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Tuesday, November 1, 2016, 01:09

Experts urge enrollment of more non-local undergraduates

By Dara Wang

HONG KONG - Enrolling more non-local undergraduates should be a key population policy for Hong Kong to cope with a rapidly aging society and drive future economic growth, a report by the local think tank Our Hong Kong Foundation suggested on Monday.

Non-local undergraduates who usually live in dorms with local students would learn Cantonese and local culture faster and thus could have an easier and smoother integration into society, said Liu Pak-wai, the main author of the report, who is also a professor at the Institute of Global Economics and Finance at the Chinese University of Hong Kong.

According to the University Grants Committee (UGC), in the 2015-16 academic year 9,723 non-local full-time undergraduate students – about 12 percent of the total undergraduate student number – were admitted in Hong Kong with UGC funding . This is below the 20 percent limit for non-local students.

Enrolling more non-local undergraduates should be a key population policy for Hong Kong to cope with a rapidly aging society and drive future economic growth, a report suggested

An increase in non-local students to take up the unfilled quota will not threaten local students’ opportunities as the government has allocated funding for local and non-local students separately since this academic year, Liu explained.

The severe aging problem looms large for Hong Kong. Compared with Japan, Hong Kong is fortunate to have numerous immigrants from the Chinese mainland who share the same ethnicity and similar language, while the proportion of well-educated people is now growing, Liu said.

Non-local graduates who stay in Hong Kong to work are the second-largest source of mainland immigrants, Liu noted, citing statistics of the Immigration Department.

The number of permits granted to non-local graduates to stay in the city after graduation was 9,541 last year. The number amounted to more than half of the student visas issued in 2015, and represented an increase of 3.5 times that of eight years ago. This group of people is productive and competitive in the workplace, Liu said.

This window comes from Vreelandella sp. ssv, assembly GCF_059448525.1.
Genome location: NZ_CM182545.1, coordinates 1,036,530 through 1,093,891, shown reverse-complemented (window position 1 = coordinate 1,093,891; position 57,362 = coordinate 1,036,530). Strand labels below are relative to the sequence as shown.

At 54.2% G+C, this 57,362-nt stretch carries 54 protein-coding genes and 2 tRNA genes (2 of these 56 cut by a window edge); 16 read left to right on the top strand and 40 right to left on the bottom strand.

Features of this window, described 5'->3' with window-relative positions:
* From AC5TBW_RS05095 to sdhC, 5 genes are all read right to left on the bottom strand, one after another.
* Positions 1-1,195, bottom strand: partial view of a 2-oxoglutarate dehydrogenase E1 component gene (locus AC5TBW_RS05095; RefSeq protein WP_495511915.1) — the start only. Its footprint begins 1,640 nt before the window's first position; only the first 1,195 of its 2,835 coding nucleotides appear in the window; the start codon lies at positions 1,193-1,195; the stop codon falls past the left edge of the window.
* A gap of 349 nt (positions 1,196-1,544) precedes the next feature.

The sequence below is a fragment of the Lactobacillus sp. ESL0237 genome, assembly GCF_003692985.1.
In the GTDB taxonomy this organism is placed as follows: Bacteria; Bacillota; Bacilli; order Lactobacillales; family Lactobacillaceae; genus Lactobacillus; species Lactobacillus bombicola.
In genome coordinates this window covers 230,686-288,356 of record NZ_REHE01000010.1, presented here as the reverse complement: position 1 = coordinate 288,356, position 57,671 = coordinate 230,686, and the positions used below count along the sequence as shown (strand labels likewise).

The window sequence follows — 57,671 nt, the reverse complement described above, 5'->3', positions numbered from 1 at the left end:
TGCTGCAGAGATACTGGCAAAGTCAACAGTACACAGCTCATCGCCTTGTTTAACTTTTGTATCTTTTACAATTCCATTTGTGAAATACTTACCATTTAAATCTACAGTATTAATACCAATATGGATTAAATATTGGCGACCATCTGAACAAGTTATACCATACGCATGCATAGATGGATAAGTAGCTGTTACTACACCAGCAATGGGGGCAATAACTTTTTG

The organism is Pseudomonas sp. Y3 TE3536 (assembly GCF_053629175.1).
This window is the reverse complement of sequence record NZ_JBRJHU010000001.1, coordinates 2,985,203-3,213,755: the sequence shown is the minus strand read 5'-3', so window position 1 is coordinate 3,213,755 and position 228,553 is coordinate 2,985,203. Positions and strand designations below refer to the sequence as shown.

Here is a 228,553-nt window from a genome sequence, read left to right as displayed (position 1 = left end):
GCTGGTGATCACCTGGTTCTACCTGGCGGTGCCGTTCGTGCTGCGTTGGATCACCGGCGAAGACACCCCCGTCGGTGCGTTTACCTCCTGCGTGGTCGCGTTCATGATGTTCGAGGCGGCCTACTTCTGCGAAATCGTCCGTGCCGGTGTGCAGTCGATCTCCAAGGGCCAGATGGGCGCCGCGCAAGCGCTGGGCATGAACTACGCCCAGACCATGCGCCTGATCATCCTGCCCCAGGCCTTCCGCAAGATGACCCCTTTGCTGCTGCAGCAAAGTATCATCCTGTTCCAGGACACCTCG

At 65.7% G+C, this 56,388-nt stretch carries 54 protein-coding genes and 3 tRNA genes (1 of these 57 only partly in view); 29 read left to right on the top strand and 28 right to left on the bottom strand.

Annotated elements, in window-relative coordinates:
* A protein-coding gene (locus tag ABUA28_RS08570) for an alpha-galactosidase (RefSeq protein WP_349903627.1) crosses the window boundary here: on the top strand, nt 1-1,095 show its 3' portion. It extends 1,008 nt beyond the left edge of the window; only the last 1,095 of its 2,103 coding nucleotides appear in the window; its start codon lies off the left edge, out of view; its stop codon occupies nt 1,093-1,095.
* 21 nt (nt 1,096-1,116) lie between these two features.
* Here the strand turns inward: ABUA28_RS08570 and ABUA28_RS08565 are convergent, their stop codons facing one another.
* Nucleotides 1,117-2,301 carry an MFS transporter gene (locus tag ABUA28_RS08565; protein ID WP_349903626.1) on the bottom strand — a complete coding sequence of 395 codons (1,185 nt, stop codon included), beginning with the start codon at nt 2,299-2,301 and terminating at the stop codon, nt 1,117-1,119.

Universities in Hong Kong have strong appeal to mainland students for their international faculties and advanced academic reputations. But there are still limitations because of the city’s small size.

One bottleneck is the shortage of student dorm places, Liu said.

City University of Hong Kong guarantees dorm places for non-local undergraduates only for the first two years, while Hong Kong Baptist University promises them residence only for the first year.

Under the current policy, UGC-funded institutions are encouraged to build dormitories within or near campuses or to redevelop existing facilities into dormitories.

That brings difficulties for universities situated in the urban areas where land is scarce and expensive.

The report suggested relaxing the policy on identifying land on which to build dormitories outside campuses. It also encouraged private funding to construct more halls of residence.

Hong Kong people should realize that what society really needs is talent, while an open mindset is the prerequisite to achieving future development and prosperity, Liu said.

The report also highlighted the importance of promoting professional services under the Belt and Road Initiative and the mainland’s urbanization. National Bureau of Statistics data shows that the urbanization rate of the mainland surged to 56.1 percent in 2015. That beckons a greater demand of high-value goods and services.

Hong Kong should give full play to its world-class professional services and international network in areas such as arbitration, accounting, financing and insurances services. And the city’s tourism industry should strive to offer high-end services in relation to medicine, beauty care, cruises, conferences and exhibitions, Liu said.

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